Mayor Denis Shortal told members of the Dunwoody Homeowners Association at its July 10 meeting that the City Council should have discussed in public a recent decision to prohibit DHA members from serving on city boards, but that the reason to do so was to limit the city’s financial and legal liability.
Shortal talked to a packed room of DHA members for about 30 minutes to explain why he and a majority of the council supported the recent decision to ask DHA members serving on city boards, such as the Planning Commission and Zoning Board of Appeals, to either resign from DHA or the city board due to a possible conflict of interest that could lead to lawsuits against the city by developers.
After backlash from DHA, the council backtracked its decision and voted to suspend enforcement of the directive that was apparently decided in an executive session with no public input.
“I’ll be the first to admit that what we should have done on this issue is … we should have brought it out into the open,” Shortal said. “We were all involved. I’m just one, and it takes at least four” council members to make a decision, he said.
Shortal explained that while the council doesn’t vote during an executive session, a consensus is reached during the closed-door meeting before an action can move forward.
Shortal said the council agreed to evaluate who can serve on city boards as a direct result of lawsuits the city is facing. One of the lawsuits was settled July 10 during a special called City Council meeting.
At that meeting, the council voted to approve a settlement agreement with the Center for Discovery which had sued the city in DeKalb Superior Court and federal court over its denial to allow it to open a home treatment facility on Manget Way for teenage girls with eating disorders. Total payout from the city as part of the settlement will not exceed $250,000 with the city’s insurance picking up a bulk of the payout of up to $600,000.
With bigger, multi-million dollar development projects on the city’s radar, it was time for the council to take a hard look at who can serve on city boards, Shortal said.
“DHA hears these [development] requests before they get to the city and many decision makers are on DHA and on city boards — that’s something we have to look at,” he said. “You’ve been pre-briefed … and without a doubt that creates significant liability.”
DHA member and State Sen. Fran Millar said the DHA represents homeowners, an important constituency.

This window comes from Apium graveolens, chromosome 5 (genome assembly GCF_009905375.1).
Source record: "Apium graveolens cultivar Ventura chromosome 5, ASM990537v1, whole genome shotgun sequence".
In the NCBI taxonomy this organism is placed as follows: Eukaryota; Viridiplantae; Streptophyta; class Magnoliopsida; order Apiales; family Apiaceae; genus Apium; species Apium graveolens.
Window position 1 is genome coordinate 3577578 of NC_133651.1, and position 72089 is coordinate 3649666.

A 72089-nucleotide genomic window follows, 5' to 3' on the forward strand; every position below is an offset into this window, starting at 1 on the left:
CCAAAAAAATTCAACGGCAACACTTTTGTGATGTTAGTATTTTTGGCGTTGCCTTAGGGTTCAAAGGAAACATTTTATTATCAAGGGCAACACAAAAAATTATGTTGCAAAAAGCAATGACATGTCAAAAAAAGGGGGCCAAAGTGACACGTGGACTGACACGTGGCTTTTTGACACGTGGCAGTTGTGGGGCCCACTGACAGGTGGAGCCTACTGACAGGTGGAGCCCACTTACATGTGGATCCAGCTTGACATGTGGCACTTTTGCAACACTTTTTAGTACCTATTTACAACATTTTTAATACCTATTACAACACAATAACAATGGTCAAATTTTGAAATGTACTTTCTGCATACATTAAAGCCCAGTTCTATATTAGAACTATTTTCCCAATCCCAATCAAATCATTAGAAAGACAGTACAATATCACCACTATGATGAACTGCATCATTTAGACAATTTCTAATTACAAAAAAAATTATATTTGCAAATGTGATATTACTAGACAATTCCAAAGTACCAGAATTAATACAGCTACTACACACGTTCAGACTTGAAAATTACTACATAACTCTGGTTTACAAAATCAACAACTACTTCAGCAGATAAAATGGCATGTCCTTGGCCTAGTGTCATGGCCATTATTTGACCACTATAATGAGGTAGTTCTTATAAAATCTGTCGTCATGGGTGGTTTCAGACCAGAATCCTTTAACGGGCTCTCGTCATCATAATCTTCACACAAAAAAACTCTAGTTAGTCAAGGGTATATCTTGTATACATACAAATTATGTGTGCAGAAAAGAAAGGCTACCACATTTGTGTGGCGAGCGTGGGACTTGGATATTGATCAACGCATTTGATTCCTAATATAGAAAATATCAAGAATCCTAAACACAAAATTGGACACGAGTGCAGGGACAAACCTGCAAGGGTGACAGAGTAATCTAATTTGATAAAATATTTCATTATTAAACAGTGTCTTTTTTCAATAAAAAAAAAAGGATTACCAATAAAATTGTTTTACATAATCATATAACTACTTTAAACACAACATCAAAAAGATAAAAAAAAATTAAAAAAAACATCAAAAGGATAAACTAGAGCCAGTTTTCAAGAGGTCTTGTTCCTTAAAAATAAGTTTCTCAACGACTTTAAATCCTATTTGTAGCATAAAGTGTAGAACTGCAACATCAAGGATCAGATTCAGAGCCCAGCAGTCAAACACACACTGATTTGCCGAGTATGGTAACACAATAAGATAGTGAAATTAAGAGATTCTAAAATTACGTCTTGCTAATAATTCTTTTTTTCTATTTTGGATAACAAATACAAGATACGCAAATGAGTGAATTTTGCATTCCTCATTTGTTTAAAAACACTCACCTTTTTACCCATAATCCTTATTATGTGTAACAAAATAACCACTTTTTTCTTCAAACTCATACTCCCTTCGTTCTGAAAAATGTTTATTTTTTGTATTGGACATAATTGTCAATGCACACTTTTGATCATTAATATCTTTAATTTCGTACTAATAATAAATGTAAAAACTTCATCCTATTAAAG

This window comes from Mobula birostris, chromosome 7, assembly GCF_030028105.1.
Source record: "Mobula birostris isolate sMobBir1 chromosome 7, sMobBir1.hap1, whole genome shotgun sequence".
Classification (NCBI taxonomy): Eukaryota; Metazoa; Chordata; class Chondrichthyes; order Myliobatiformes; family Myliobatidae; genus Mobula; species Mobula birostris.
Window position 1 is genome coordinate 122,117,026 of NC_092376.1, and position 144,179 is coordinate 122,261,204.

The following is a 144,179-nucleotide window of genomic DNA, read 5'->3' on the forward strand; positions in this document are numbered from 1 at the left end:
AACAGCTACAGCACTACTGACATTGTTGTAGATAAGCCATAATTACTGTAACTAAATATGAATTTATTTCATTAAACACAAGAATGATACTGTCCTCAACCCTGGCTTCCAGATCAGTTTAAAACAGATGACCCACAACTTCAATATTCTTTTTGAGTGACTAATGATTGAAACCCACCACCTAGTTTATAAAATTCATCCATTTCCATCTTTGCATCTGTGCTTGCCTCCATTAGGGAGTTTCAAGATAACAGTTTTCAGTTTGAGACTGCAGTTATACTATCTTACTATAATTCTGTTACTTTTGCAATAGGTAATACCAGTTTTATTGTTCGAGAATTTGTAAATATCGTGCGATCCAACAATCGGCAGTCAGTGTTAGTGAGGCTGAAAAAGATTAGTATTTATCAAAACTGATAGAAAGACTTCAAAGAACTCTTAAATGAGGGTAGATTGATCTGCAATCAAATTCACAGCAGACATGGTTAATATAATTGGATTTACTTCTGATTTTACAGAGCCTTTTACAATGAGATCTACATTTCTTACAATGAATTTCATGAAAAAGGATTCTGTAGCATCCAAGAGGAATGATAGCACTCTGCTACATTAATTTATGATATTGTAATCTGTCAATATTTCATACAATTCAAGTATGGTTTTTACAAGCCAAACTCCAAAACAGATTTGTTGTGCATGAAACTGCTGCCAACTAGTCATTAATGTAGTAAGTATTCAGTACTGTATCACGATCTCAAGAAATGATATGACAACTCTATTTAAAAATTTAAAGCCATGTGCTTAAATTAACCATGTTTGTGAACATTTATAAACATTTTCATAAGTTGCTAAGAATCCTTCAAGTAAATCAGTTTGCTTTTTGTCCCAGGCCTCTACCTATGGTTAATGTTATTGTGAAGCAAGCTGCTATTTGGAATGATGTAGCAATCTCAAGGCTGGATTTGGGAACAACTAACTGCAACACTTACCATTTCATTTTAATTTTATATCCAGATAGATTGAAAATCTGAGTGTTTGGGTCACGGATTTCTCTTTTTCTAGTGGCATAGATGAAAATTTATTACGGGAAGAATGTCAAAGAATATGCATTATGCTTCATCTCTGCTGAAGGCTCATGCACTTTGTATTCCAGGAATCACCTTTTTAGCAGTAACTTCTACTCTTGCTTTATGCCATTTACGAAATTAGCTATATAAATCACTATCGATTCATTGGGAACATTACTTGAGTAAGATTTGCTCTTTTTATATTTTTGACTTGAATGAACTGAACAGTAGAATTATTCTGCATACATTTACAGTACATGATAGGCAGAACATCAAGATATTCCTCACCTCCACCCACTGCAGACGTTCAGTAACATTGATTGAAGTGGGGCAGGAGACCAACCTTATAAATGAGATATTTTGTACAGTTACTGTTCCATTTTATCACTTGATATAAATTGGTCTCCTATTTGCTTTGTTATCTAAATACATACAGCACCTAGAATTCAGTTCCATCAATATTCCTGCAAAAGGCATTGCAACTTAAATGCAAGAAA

“All DHA is is one perspective,” Millar said. While taking a look at whether DHA board members can serve on city boards is a reasonable decision, targeting the entire DHA membership was wrong, Millar told Shortal. Millar also said the lawsuits the city is facing have nothing to do with the DHA.
Shortal agreed that prohibiting all DHA members from serving on a city board was “ultra safe” and the council would likely look at only DHA board members.
Bob Lundsten, a longtime DHA member, told Shortal the city’s trust was violated when it issued the directive from behind closed doors.
“What you did and how you did it is disturbing,” Lundsten said.
“The trust in this city is gone and the reason why, Mr. Mayor, is this was done in an illegal executive session,” he said. “The minute [the council] starts talking policy, drafting policy, that’s a violation of the city trust.”
Lundsten also criticized the city’s legal team for issuing an opinion that DHA members should not serve on city boards. “The advice you are getting from this law firm is the advice it gives to all city startups — they want to do stuff in fear of litigation.”
At this point, the meeting became tense as Shortal answered Lundsten by saying he didn’t think the city’s trust has been violated and then started reading an article about Lundsten’s recent reprimand from the DeKalb Ethics board.
“Aww, Denny, that’s perfect,” Lundsten said. Many DHA members also spoke up and told Shortal his comment was out of line.
Shortal closed the meeting thanking the DHA for its service to the city. He said said the Planning Commission and Zoning Board of Appeals would receive more training. He also gave a warning.
“The developers are sitting and waiting for you to make a wrong move,” he said.